The Stop Processing Action is added automatically with each of the Actions except for the Send notification email Action, or you can add it after an Event or Condition. The Stop Processing Action ends processing of Event Rules, depending on your selection:
this rule—The current Rule is aborted, and the next Rule in order is started. That is, it only affects subsequent Actions for THIS Rule. Other matching Rules will continue to process.
more rules—The current Rule continues executing, the next Rules in order are not started. That is, it allows the current Rule to complete its processing, but no further matching Rules will continue to process.
this and more rules—The current Rule is aborted, and the next Rules in order are not started. That is, stop any subsequent Actions for this Rule and don’t process any subsequent matching Rules.
Some exceptions/clarifications to consider:
Folder Monitor and Timer Rules are not ordered, because there is only one Rule corresponding to a specific Folder Monitor/Timer (“one Event - one Rule” correspondence); only “Stop processing this Rule” is available for them. Certain “server-wide” Events (“Monitor Folder Failed,” “Service started,” “Service stopped,” “Log rotated”) allow “Stop processing this Rule” behavior only.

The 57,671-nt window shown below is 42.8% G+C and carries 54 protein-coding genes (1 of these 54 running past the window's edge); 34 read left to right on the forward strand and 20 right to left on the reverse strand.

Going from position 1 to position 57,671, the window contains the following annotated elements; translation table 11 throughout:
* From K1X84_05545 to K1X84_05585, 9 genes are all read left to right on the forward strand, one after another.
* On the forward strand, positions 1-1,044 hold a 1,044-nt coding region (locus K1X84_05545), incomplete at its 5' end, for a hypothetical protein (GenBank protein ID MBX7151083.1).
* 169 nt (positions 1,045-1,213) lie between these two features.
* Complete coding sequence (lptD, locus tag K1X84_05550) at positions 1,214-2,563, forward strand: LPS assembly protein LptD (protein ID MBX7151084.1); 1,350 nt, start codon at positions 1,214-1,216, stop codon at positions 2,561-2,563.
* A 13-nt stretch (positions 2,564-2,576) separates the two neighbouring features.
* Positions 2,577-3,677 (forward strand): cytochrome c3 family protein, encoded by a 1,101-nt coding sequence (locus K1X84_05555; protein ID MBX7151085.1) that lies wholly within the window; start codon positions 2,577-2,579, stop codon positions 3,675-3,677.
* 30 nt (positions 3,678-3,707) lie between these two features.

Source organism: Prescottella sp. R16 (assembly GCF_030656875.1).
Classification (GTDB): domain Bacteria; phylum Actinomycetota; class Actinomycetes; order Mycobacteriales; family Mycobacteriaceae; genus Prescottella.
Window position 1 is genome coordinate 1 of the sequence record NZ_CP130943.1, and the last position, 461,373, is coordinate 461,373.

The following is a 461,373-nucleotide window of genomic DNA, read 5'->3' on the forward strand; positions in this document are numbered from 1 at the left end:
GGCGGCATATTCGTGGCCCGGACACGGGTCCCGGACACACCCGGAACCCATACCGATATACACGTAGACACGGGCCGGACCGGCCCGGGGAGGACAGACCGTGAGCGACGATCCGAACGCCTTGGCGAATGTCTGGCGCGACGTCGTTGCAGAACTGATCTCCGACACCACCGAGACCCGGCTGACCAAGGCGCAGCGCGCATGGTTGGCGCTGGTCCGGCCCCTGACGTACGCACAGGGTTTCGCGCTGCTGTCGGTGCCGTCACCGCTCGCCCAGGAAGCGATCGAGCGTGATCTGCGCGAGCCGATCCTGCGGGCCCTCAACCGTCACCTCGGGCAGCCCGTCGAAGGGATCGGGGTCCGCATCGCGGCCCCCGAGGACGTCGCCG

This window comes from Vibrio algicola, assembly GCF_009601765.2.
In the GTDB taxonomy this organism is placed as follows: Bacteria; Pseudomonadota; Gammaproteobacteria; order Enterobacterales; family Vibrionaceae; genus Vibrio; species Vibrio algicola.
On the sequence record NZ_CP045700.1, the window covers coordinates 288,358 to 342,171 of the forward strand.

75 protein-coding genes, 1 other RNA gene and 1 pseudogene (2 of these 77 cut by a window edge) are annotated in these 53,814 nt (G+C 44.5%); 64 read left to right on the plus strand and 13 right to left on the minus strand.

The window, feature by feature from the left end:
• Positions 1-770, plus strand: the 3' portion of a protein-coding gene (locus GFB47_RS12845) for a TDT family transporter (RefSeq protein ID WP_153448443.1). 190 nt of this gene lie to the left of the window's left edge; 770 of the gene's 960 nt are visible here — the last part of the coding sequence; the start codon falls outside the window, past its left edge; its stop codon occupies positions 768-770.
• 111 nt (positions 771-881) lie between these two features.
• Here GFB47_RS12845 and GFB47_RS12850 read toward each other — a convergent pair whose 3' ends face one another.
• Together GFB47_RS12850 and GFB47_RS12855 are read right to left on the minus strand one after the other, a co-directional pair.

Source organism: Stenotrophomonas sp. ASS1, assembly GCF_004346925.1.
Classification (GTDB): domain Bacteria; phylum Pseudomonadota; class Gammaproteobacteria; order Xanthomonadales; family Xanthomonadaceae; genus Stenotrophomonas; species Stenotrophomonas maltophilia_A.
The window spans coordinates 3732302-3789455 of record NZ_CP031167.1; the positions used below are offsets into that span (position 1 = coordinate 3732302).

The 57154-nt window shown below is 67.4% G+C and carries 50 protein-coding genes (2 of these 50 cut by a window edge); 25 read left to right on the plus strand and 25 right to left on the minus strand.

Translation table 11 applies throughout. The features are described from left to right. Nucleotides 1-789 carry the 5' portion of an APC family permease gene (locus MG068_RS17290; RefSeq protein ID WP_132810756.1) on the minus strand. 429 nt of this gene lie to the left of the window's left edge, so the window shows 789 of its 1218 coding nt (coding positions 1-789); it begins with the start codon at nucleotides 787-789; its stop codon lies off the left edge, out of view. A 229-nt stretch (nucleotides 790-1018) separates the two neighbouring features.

The Stop Action affects only the current Event; when a client uploads the next file (i.e., when the next “File Uploaded” Event happens), EFT will execute all Rules (from first to last) again.
The example below shows three Rules that are triggered with an On Upload Event. "Stop processing this and more Rules" causes the other two processes in this example to stop:
Based on these Rules, cserpent's file will be moved, but uploaded files will not be encrypted, nor will cserpent receive an e-mail notification when a file is uploaded.
A recurring Timer does not stop recurring if the Rule Actions fail; it will recur as scheduled until you disable or delete the Rule. In the case of Timer Rules, "Stop processing this rule" means "do not execute any further Actions with this Rule" (such as sending an e-mail), but it does NOT mean that the Timer will stop. For example, if you have defined the Rule to run every hour, an Action in the Rule could fail (such as downloading a file from a remote computer), but the Timer will run again the next hour, and the next hour, and so on, until you tell it to stop (by manually disabling it).